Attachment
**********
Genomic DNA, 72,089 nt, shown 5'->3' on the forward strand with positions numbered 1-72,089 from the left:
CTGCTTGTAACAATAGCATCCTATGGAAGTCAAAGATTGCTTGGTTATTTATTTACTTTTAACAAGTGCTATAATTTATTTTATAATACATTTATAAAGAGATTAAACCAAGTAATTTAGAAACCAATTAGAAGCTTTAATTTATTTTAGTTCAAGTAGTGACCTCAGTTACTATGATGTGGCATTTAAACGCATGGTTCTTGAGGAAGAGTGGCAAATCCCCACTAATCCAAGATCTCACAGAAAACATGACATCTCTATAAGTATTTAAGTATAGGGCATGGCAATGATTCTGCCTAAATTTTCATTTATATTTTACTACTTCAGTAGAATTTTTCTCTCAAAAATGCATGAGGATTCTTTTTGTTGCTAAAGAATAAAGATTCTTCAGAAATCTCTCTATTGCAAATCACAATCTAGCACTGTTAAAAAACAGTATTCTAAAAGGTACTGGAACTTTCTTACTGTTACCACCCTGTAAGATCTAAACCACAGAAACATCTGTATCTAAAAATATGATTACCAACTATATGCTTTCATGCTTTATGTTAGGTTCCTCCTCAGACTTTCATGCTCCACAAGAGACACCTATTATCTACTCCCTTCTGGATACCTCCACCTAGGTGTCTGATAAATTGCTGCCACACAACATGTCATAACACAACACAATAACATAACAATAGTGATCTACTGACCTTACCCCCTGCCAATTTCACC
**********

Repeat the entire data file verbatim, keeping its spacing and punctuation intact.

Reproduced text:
Genomic DNA, 72,089 nt, shown 5'->3' on the forward strand with positions numbered 1-72,089 from the left:
CTGCTTGTAACAATAGCATCCTATGGAAGTCAAAGATTGCTTGGTTATTTATTTACTTTTAACAAGTGCTATAATTTATTTTATAATACATTTATAAAGAGATTAAACCAAGTAATTTAGAAACCAATTAGAAGCTTTAATTTATTTTAGTTCAAGTAGTGACCTCAGTTACTATGATGTGGCATTTAAACGCATGGTTCTTGAGGAAGAGTGGCAAATCCCCACTAATCCAAGATCTCACAGAAAACATGACATCTCTATAAGTATTTAAGTATAGGGCATGGCAATGATTCTGCCTAAATTTTCATTTATATTTTACTACTTCAGTAGAATTTTTCTCTCAAAAATGCATGAGGATTCTTTTTGTTGCTAAAGAATAAAGATTCTTCAGAAATCTCTCTATTGCAAATCACAATCTAGCACTGTTAAAAAACAGTATTCTAAAAGGTACTGGAACTTTCTTACTGTTACCACCCTGTAAGATCTAAACCACAGAAACATCTGTATCTAAAAATATGATTACCAACTATATGCTTTCATGCTTTATGTTAGGTTCCTCCTCAGACTTTCATGCTCCACAAGAGACACCTATTATCTACTCCCTTCTGGATACCTCCACCTAGGTGTCTGATAAATTGCTGCCACACAACATGTCATAACACAACACAATAACATAACAATAGTGATCTACTGACCTTACCCCCTGCCAATTTCACC